With Programs in Peril, Climate and Environmental Science Advocates Gird for a Fight

In what amounts to a game of Whac-A-Mole for supporters of climate and other scientific research, lawmakers keen to preserve major federal programs are girding for a tough slog. President Trump, after all, is proposing massive cuts to big, national-level environmental programs, and Republicans in Congress are mostly on board — so long as he keeps his hands off popular local- and state-level programs in their districts.

Where science and policy collide

This has supporters of those national level programs scrambling to find ways to preserve them — and it will prove a tall order.

The skirmishes will begin in earnest Thursday when Environmental Protection Agency Administrator Scott Pruitt heads to the Capitol to defend his agency’s budget proposal at a House hearing. The White House wants to slash EPA spending 31 percent — more than any other agency — in fiscal year 2018, and such cuts will likely find a friendly audience in the Republican-controlled chamber. Similar downsizing has been proposed for federal environmental initiatives across the government, with everything from educating people about how to remove lead from homes to collecting greenhouse gas emission data from big polluters now in jeopardy.

Republicans view these sorts of national-level environmental programs, especially ones related to climate change, as examples of “big government,” and they are viewed less favorably than local and regional efforts in lawmakers’ own home districts — even if they also receive federal funds.

“I think from a regulatory standpoint we’re very pleased with what the White House has been doing,” Rep. Tom Cole, an Oklahoma Republican who sits on the House Appropriations Committee, told reporters Tuesday. “Lot of support certainly for withdrawing from the Paris climate accord, what have you, and I think people are very pleased with Scott Pruitt’s performance over there.”

Such sentiments — along with Trump’s willingness to open budget negotiations with drastic cuts — have environmental advocates hoping to settle for a mere kneecapping rather than a full-fledged amputation. George Wyeth, a former EPA attorney, said outside groups are focusing on preserving national programs that lack support from Republicans.

“That I think is a very big concern and to some extent I think that is where we are putting our greatest effort,” Wyeth, who is working with other former EPA staffers in the recently formed Environmental Protection Network, told reporters this week. “Those things are harder to explain and harder to communicate what the impacts will be.”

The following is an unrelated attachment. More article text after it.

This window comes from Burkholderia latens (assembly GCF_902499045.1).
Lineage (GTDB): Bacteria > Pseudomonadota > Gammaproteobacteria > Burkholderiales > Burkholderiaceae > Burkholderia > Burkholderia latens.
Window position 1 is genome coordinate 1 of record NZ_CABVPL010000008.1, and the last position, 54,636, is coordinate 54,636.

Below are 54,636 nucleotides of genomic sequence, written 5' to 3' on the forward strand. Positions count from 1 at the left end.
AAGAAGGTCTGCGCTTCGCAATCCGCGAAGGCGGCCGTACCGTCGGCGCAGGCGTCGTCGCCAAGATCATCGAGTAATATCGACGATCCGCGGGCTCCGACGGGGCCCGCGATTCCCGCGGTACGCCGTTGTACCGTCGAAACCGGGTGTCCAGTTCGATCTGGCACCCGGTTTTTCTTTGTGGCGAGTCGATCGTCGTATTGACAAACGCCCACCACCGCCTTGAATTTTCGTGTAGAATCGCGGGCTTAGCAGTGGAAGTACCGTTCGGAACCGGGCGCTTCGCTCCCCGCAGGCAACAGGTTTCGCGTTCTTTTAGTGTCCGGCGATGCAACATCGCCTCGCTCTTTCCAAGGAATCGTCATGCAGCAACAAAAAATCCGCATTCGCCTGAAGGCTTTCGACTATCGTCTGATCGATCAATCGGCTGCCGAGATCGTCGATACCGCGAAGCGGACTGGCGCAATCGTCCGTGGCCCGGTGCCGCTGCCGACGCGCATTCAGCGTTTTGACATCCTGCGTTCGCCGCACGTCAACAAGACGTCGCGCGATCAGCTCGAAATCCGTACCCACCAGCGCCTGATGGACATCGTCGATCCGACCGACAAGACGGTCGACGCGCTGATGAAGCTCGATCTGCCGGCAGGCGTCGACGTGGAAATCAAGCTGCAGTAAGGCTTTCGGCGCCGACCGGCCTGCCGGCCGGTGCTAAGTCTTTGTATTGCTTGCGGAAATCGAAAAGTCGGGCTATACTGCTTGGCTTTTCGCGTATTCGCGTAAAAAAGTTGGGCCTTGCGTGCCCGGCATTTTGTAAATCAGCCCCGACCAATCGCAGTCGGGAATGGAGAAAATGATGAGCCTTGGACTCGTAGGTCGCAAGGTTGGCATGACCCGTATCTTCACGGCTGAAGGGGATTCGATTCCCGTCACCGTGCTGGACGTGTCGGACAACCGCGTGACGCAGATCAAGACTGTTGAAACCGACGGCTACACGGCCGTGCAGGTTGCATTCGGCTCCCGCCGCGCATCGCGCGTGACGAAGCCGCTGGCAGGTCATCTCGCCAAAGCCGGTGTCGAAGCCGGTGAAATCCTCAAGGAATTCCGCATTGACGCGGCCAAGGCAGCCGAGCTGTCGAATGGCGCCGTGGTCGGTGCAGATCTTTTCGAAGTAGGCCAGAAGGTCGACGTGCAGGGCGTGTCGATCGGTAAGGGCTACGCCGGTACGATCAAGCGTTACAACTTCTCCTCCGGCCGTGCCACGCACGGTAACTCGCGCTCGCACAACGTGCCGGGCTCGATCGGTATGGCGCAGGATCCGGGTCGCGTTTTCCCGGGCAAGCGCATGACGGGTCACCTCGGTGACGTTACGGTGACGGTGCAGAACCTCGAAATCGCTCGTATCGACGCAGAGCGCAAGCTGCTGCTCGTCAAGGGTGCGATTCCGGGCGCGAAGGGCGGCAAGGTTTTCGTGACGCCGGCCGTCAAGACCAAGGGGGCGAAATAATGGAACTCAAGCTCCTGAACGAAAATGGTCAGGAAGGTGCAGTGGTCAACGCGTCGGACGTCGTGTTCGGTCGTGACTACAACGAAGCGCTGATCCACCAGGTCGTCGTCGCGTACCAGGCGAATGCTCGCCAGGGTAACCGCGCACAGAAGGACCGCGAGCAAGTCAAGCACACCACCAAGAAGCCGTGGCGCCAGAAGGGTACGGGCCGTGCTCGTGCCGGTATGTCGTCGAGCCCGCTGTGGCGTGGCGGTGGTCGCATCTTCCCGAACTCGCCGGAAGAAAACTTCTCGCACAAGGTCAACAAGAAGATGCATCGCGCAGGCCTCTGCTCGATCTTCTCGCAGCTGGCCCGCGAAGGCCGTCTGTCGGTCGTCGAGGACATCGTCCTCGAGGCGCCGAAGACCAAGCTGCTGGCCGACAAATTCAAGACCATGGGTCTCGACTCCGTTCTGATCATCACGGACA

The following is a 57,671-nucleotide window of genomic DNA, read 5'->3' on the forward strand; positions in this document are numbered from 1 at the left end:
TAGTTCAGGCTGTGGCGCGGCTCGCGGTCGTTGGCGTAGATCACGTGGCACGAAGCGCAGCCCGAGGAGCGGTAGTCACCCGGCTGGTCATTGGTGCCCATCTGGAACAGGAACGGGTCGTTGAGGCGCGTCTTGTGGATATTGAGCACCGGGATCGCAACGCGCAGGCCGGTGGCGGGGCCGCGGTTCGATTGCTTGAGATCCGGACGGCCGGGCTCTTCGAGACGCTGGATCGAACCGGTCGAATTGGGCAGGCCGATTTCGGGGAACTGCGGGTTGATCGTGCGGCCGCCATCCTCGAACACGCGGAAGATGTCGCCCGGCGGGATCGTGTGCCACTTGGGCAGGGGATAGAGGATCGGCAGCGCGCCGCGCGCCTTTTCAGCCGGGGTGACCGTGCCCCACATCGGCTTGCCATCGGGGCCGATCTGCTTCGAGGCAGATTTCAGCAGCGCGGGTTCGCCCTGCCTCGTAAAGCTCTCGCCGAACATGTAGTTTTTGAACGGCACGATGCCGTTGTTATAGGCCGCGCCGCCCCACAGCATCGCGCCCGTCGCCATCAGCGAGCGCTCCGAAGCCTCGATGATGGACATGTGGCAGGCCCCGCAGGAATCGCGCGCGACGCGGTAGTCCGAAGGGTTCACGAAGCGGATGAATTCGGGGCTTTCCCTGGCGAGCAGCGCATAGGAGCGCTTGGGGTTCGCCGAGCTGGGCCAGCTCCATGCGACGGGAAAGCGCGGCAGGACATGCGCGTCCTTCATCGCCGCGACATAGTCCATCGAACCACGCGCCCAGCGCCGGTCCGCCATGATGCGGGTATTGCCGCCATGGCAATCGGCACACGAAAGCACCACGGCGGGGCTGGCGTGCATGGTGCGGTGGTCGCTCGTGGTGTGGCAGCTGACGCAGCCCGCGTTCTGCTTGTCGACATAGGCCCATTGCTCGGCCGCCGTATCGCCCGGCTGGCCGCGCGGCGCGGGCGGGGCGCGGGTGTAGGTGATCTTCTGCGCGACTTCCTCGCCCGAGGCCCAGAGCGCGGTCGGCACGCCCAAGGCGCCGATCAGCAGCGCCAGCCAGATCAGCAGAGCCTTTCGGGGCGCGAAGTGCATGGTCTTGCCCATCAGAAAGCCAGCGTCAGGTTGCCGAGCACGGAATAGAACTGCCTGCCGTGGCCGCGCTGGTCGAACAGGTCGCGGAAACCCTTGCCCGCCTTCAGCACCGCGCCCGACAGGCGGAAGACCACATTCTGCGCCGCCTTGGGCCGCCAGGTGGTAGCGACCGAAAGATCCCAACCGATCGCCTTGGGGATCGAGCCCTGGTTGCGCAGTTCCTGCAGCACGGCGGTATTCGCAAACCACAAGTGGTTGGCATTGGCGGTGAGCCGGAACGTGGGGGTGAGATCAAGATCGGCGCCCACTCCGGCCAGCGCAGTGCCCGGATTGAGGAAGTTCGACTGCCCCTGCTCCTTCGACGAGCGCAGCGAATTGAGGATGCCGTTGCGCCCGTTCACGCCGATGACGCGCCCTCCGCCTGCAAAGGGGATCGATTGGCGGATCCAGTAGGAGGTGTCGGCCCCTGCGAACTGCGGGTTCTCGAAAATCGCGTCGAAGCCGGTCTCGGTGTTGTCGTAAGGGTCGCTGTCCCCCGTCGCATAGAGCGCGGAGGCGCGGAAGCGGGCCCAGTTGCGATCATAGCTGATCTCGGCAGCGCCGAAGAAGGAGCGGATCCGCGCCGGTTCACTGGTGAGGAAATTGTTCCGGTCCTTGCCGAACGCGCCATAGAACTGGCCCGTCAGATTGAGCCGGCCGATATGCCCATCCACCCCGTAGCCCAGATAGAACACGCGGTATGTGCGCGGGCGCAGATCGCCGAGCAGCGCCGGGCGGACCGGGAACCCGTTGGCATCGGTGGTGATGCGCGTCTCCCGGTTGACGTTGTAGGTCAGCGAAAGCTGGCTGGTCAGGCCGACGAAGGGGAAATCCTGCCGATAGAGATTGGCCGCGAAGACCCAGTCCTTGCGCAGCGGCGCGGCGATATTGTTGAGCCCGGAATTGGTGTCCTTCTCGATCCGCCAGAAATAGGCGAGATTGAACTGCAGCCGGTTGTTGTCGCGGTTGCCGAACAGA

The Trump administration already has signaled its intent to eliminate both the nation’s Greenhouse Gas Reporting Program and satellite-based climate research. In March, the EPA announced it would no longer require oil and gas drillers to submit emissions data on methane, a potent, but short-lived heat-trapping gas. The sector accounts for 3 percent of annual methane emissions, according to the EPA.

The EPA and the White House did not respond to requests for comment about how these budget matters or Trump’s decision to withdraw from the Paris climate accord would affect sharing information with the public.

Sen. Tom Udall of New Mexico, the top Democrat on the subcommittee that oversees the EPA budget, said preserving national programs will be a challenge. “I’m going to work at it,” he said in a recent interview. “That one will be tougher, I think,” referring to the Greenhouse Gas Reporting Program.

One somewhat unexpected result of the proposed cuts is that lawmakers on both sides of the aisle are more attuned to threats to programs in their backyards, said Sally Ericsson, a former White House environmental official in the Clinton and Obama administrations.

Republicans like Sen. Rob Portman of Ohio have blasted the Trump administration for suggesting shuttering the Great Lakes Restoration Initiative. Even Don Young, a mercurial Alaska congressman who’s skeptical of climate change, urged the White House to maintain funding for Interior Department climate change and adaptation centers based in his state and elsewhere.

“The area that will probably get the biggest scrutiny is, ‘Are the cuts too deep?’” Cole, the Oklahoma Republican, said of the EPA. “They still have an important mission to carry. Quite a bit of their budget are grants to state, local and tribal governments. I think there’s going to be an effort to make sure they have enough funds.”

Zack Colman, a former fellow at the Knight Science Journalism Program at the Massachusetts Institute of Technology, has written about energy and environment for a variety of publications, including The Atlantic, High Country News, and The Washington Examiner. Most recently he was deputy energy and environment editor with The Christian Science Monitor.